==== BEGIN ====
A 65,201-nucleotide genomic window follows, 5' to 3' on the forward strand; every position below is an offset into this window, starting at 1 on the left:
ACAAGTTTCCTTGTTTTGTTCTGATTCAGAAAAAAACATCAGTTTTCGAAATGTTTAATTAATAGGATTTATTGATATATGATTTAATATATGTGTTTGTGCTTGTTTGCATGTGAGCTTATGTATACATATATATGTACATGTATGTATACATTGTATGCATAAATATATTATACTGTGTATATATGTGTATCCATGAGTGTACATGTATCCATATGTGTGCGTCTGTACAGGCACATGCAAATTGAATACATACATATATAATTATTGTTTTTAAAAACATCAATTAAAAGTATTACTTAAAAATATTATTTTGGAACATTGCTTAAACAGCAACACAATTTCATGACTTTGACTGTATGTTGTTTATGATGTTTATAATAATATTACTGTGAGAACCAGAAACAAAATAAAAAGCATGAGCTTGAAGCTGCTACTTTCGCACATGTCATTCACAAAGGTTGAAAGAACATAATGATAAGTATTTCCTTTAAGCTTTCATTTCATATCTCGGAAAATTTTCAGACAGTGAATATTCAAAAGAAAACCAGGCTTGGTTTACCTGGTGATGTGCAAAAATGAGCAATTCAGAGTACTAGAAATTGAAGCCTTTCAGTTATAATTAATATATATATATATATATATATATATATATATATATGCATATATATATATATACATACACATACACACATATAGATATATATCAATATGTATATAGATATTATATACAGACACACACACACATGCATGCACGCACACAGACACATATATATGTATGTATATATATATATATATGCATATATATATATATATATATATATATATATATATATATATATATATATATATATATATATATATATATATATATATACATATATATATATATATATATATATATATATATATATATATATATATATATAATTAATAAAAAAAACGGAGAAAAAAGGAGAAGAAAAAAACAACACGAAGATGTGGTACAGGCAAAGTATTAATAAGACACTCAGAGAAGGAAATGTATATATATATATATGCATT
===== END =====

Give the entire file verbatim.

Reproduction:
A 65,201-nucleotide genomic window follows, 5' to 3' on the forward strand; every position below is an offset into this window, starting at 1 on the left:
ACAAGTTTCCTTGTTTTGTTCTGATTCAGAAAAAAACATCAGTTTTCGAAATGTTTAATTAATAGGATTTATTGATATATGATTTAATATATGTGTTTGTGCTTGTTTGCATGTGAGCTTATGTATACATATATATGTACATGTATGTATACATTGTATGCATAAATATATTATACTGTGTATATATGTGTATCCATGAGTGTACATGTATCCATATGTGTGCGTCTGTACAGGCACATGCAAATTGAATACATACATATATAATTATTGTTTTTAAAAACATCAATTAAAAGTATTACTTAAAAATATTATTTTGGAACATTGCTTAAACAGCAACACAATTTCATGACTTTGACTGTATGTTGTTTATGATGTTTATAATAATATTACTGTGAGAACCAGAAACAAAATAAAAAGCATGAGCTTGAAGCTGCTACTTTCGCACATGTCATTCACAAAGGTTGAAAGAACATAATGATAAGTATTTCCTTTAAGCTTTCATTTCATATCTCGGAAAATTTTCAGACAGTGAATATTCAAAAGAAAACCAGGCTTGGTTTACCTGGTGATGTGCAAAAATGAGCAATTCAGAGTACTAGAAATTGAAGCCTTTCAGTTATAATTAATATATATATATATATATATATATATATATATATATGCATATATATATATATACATACACATACACACATATAGATATATATCAATATGTATATAGATATTATATACAGACACACACACACATGCATGCACGCACACAGACACATATATATGTATGTATATATATATATATATGCATATATATATATATATATATATATATATATATATATATATATATATATATATATATATATATATATATATATATATACATATATATATATATATATATATATATATATATATATATATATATATATATAATTAATAAAAAAAACGGAGAAAAAAGGAGAAGAAAAAAACAACACGAAGATGTGGTACAGGCAAAGTATTAATAAGACACTCAGAGAAGGAAATGTATATATATATATATGCATT